Another common function of the endothelium is the capacity to maintain blood in a fluid state limiting clot formation when there is a breech in the integrity of the vascular wall and the endothelium serves as a borderline between the coagulation factors circulating in the blood and the primary initiator of coagulation within the vascular wall [86, 125, 126].

ECs express tissue factor pathway inhibitor, heparan, thrombomodulin, endothelial protein C receptor (EPCR), tissue-type plasminogen activator, ecto-ADPase, prostacyclin, and NO, as anti-coagulant factors, whereas ECs may synthesize tissue factor, plasminogen activator inhibitor-1, von Willebrand factor, and protease activated receptors (PARs), as procoagulant factors [3, 127]. EPCR is expressed predominantly in large arteries and veins [128], whereas thrombomodulin is highly expressed in blood vessel types of every calibre in all organs, with the exception of the brain, where its expression is low [3, 129]. The differential distribution of procoagulants and anticoagulants in the vessel tree suggests and confirms the endothelial heterogeneity and that ECs from different sites of the body use site-specific procoagulants or anticoagulant factors to balance specific and local haemostasis [7].

Other important functions of the endothelium are to regulate the transport of liquids across the semipermeable vascular endothelial barrier [92, 125] and function as a protective biocompatible barrier between all tissues and the circulating blood, hence modulating the bidirectional passage of macromolecules and blood gases to and from tissues and blood [41]. Importantly, these properties vary both in space and time, once and again giving rise to the phenomenon of EC heterogeneity [2, 130]. In Figure 3 the main functions of endothelium are summarized.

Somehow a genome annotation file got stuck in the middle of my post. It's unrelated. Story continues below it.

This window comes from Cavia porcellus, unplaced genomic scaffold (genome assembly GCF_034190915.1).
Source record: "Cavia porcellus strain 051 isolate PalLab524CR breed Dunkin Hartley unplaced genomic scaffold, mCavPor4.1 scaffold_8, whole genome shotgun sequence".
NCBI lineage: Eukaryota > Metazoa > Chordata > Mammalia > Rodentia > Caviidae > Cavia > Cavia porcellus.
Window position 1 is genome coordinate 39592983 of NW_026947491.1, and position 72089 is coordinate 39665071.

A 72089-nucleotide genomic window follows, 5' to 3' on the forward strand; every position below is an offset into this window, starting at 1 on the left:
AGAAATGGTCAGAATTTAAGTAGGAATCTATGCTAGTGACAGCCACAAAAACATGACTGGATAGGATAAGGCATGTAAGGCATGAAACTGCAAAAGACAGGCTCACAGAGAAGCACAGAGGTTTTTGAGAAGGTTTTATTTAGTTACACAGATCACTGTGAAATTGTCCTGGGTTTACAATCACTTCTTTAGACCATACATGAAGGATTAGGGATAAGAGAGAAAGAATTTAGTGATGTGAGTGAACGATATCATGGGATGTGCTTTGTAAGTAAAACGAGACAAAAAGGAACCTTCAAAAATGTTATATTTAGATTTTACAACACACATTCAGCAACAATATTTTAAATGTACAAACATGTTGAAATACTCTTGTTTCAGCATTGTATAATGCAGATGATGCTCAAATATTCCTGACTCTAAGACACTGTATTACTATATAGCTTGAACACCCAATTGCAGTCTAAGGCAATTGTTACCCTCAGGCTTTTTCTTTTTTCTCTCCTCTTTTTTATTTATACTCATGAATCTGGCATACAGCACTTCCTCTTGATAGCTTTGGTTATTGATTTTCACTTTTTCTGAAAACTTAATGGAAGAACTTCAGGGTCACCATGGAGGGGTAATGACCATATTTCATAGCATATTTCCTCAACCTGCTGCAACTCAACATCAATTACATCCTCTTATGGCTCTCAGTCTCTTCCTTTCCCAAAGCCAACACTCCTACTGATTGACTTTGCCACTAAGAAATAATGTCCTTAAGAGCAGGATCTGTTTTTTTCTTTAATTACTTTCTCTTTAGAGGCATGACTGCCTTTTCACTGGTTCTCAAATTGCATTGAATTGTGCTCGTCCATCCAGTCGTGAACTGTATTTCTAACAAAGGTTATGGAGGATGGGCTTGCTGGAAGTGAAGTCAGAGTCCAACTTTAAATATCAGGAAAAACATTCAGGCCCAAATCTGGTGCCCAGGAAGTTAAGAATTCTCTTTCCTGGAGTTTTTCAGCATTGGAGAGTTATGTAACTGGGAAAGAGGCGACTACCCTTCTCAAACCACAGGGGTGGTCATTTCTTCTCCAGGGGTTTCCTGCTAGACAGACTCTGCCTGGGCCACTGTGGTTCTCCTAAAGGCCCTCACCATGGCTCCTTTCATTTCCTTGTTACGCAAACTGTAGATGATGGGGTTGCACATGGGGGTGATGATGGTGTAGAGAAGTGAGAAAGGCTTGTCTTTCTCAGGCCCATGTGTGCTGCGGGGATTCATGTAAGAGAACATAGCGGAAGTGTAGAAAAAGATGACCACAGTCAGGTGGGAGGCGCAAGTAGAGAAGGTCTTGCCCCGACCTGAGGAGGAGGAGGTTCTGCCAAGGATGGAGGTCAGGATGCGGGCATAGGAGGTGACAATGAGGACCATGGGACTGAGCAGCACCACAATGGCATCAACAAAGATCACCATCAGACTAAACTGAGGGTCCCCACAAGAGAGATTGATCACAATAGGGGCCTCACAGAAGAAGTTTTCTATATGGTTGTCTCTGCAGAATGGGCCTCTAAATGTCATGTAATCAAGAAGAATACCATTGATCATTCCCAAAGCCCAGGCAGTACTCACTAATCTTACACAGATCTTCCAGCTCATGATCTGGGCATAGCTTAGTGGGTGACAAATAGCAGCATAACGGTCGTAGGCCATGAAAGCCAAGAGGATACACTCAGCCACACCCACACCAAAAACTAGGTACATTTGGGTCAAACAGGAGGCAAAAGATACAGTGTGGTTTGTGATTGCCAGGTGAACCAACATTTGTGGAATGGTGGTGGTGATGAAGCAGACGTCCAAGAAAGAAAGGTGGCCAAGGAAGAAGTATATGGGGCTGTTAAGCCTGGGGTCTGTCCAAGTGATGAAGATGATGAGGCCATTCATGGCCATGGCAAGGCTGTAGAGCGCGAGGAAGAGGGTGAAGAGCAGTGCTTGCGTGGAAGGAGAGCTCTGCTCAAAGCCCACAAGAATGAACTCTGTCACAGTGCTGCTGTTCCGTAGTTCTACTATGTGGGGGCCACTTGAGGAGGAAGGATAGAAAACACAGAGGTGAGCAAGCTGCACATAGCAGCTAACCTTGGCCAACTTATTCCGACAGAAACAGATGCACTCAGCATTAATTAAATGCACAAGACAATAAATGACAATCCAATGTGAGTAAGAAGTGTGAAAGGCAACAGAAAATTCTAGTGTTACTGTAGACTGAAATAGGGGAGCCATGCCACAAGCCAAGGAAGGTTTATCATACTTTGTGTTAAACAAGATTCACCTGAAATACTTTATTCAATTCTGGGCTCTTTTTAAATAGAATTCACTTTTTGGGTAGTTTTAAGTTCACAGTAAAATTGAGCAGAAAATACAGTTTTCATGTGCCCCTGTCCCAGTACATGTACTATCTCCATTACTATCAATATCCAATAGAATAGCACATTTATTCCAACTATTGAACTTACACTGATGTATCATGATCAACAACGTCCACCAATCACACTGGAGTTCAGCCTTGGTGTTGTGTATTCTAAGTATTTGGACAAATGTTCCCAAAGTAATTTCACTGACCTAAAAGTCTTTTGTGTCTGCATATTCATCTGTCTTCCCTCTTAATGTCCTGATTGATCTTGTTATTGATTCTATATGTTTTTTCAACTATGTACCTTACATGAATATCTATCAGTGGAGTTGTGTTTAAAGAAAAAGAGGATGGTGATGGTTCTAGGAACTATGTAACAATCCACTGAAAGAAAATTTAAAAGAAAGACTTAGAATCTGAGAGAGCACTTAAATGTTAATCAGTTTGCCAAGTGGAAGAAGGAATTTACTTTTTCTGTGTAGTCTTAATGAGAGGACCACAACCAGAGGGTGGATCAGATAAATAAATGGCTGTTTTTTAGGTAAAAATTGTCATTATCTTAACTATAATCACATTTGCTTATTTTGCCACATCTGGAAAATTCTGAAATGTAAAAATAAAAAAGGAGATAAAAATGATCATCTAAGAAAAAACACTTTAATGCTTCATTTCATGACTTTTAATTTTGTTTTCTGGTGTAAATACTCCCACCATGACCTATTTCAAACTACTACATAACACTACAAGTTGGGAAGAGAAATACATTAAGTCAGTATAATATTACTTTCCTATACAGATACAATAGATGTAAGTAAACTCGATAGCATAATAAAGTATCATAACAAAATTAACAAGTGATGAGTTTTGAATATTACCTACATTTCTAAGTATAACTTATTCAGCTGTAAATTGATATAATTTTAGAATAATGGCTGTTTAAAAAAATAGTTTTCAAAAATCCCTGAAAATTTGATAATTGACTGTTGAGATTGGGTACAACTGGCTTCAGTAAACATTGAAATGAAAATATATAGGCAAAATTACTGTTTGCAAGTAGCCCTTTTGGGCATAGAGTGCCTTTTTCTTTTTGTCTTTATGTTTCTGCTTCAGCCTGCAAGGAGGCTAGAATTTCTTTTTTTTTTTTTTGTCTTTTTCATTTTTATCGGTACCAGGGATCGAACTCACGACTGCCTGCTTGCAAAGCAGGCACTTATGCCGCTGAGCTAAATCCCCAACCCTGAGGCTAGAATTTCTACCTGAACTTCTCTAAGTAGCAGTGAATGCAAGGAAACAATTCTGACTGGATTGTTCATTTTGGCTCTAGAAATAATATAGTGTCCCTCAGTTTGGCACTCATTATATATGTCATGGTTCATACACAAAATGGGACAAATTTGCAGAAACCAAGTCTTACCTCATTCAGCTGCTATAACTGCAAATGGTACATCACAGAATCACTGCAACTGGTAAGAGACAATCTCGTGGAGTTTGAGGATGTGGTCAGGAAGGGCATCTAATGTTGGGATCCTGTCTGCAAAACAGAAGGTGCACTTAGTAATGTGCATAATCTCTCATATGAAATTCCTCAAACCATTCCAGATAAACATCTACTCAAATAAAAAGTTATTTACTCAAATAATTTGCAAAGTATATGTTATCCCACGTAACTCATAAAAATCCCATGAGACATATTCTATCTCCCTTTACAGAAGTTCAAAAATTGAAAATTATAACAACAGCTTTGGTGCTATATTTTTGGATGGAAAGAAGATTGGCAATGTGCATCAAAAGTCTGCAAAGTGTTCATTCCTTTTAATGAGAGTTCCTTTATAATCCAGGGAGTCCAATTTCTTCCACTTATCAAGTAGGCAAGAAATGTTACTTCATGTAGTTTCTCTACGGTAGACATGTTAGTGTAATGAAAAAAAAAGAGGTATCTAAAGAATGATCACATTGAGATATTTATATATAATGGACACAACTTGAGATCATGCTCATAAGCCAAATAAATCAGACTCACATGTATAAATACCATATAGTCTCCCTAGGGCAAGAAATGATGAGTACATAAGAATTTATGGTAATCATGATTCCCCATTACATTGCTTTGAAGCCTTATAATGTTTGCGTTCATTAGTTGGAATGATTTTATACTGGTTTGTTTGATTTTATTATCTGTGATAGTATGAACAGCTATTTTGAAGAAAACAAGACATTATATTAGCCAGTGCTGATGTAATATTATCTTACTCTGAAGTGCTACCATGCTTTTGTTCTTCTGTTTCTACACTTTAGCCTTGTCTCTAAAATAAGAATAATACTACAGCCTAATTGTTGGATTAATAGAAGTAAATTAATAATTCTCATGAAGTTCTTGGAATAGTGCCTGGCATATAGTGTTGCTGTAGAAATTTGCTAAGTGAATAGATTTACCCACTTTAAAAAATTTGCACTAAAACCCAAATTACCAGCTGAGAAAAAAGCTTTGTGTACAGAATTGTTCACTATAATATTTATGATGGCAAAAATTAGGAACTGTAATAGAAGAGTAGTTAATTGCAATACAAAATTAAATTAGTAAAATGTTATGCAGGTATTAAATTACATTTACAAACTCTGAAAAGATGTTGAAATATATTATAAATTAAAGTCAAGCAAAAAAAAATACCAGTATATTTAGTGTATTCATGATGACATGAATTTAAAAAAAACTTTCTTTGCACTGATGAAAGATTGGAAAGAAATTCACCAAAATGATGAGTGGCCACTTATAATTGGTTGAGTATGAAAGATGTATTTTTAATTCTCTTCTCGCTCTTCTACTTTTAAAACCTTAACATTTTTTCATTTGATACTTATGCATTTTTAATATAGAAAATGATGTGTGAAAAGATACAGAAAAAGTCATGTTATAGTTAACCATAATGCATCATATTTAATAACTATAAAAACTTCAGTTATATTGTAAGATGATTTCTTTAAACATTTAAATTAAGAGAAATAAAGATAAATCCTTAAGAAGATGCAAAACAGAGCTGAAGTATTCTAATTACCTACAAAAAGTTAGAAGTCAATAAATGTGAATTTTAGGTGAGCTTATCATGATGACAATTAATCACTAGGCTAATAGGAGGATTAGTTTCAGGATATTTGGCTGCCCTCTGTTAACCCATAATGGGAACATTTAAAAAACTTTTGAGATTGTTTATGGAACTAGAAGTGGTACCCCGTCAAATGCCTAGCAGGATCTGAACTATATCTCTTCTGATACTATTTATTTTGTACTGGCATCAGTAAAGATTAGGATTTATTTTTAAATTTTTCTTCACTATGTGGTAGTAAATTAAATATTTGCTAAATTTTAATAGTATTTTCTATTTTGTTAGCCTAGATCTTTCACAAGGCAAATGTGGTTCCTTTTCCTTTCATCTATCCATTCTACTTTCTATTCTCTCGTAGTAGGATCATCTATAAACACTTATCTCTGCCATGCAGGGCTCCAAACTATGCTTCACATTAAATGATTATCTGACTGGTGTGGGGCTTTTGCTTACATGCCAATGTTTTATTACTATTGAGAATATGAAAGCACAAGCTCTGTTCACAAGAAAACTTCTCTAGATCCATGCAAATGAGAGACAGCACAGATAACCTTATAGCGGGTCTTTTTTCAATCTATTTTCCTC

Given the critical role of these mechanisms in which ECs are the key factors, the deregulation of the endothelial balance, defined endothelial dysfunction, leads to the pathogenesis of many diseases including atherosclerosis, hypertension, sepsis, and some inflammatory syndromes [1, 40].

6. Endothelial Dysfunction

As described in the previous paragraphs, the endothelium is an emergent and complex system. It is multifunctional, highly distributed in space, and has an enormous behavioural repertoire; in fact EC dysfunction is not restricted anatomically to a single organ or limited in a singular disease mechanism [3, 7]. The ECs represent a powerful organizing system in human health and disease, also because they are involved in numerous pathological states either as primary determinants of physiopathology or as victims of collateral damages [5, 7].

Endothelial dysfunction disrupts the mechanism of vascular homeostasis regulation predisposing the vessel wall to vasoconstriction, leukocyte adhesion, platelet activation, oxidative stress, thrombosis, coagulation, and inflammation hence leading to the pathogenesis of cardiovascular diseases [40, 131].

Early description of EC dysfunction focused on structural changes or loss of anatomical integrity, particularly in the context of atherosclerosis: Ross and Glomset [132] proposed, in 1973, a response-to-injury hypothesis to explain the lesions of atherosclerosis. Then, Bevilacqua et al. [37] employed the term EC dysfunction to describe hyperadhesiveness of the endothelium to platelets.